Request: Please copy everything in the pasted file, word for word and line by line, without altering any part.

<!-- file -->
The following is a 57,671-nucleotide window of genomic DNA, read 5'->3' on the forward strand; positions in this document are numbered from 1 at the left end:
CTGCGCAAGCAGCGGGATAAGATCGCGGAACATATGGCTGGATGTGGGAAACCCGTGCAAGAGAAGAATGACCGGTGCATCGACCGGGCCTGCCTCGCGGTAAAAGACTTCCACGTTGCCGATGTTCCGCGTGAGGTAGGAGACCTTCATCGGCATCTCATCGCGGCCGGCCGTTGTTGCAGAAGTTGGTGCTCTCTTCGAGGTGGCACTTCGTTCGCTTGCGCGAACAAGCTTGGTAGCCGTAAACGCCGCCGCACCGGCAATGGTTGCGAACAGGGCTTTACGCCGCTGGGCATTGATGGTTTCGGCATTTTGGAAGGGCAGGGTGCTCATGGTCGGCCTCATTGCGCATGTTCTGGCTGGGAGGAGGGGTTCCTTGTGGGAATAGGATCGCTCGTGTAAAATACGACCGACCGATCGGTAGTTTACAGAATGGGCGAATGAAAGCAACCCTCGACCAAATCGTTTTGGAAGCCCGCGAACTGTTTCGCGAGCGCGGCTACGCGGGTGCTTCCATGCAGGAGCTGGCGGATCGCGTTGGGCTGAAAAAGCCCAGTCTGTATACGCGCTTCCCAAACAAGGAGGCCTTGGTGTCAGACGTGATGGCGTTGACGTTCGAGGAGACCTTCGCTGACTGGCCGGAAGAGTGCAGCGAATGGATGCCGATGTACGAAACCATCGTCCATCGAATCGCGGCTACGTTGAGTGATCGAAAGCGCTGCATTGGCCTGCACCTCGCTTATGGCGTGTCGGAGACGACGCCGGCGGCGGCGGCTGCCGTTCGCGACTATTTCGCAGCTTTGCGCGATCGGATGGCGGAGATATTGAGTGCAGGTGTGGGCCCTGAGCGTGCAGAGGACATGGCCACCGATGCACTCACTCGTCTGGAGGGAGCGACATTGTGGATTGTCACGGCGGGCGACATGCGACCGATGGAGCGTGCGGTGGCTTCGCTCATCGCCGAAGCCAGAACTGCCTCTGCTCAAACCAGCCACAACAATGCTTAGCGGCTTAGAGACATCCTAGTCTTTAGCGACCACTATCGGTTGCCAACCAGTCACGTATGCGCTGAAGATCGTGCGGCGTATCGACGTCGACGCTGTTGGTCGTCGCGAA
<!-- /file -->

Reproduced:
The following is a 57,671-nucleotide window of genomic DNA, read 5'->3' on the forward strand; positions in this document are numbered from 1 at the left end:
CTGCGCAAGCAGCGGGATAAGATCGCGGAACATATGGCTGGATGTGGGAAACCCGTGCAAGAGAAGAATGACCGGTGCATCGACCGGGCCTGCCTCGCGGTAAAAGACTTCCACGTTGCCGATGTTCCGCGTGAGGTAGGAGACCTTCATCGGCATCTCATCGCGGCCGGCCGTTGTTGCAGAAGTTGGTGCTCTCTTCGAGGTGGCACTTCGTTCGCTTGCGCGAACAAGCTTGGTAGCCGTAAACGCCGCCGCACCGGCAATGGTTGCGAACAGGGCTTTACGCCGCTGGGCATTGATGGTTTCGGCATTTTGGAAGGGCAGGGTGCTCATGGTCGGCCTCATTGCGCATGTTCTGGCTGGGAGGAGGGGTTCCTTGTGGGAATAGGATCGCTCGTGTAAAATACGACCGACCGATCGGTAGTTTACAGAATGGGCGAATGAAAGCAACCCTCGACCAAATCGTTTTGGAAGCCCGCGAACTGTTTCGCGAGCGCGGCTACGCGGGTGCTTCCATGCAGGAGCTGGCGGATCGCGTTGGGCTGAAAAAGCCCAGTCTGTATACGCGCTTCCCAAACAAGGAGGCCTTGGTGTCAGACGTGATGGCGTTGACGTTCGAGGAGACCTTCGCTGACTGGCCGGAAGAGTGCAGCGAATGGATGCCGATGTACGAAACCATCGTCCATCGAATCGCGGCTACGTTGAGTGATCGAAAGCGCTGCATTGGCCTGCACCTCGCTTATGGCGTGTCGGAGACGACGCCGGCGGCGGCGGCTGCCGTTCGCGACTATTTCGCAGCTTTGCGCGATCGGATGGCGGAGATATTGAGTGCAGGTGTGGGCCCTGAGCGTGCAGAGGACATGGCCACCGATGCACTCACTCGTCTGGAGGGAGCGACATTGTGGATTGTCACGGCGGGCGACATGCGACCGATGGAGCGTGCGGTGGCTTCGCTCATCGCCGAAGCCAGAACTGCCTCTGCTCAAACCAGCCACAACAATGCTTAGCGGCTTAGAGACATCCTAGTCTTTAGCGACCACTATCGGTTGCCAACCAGTCACGTATGCGCTGAAGATCGTGCGGCGTATCGACGTCGACGCTGTTGGTCGTCGCGAA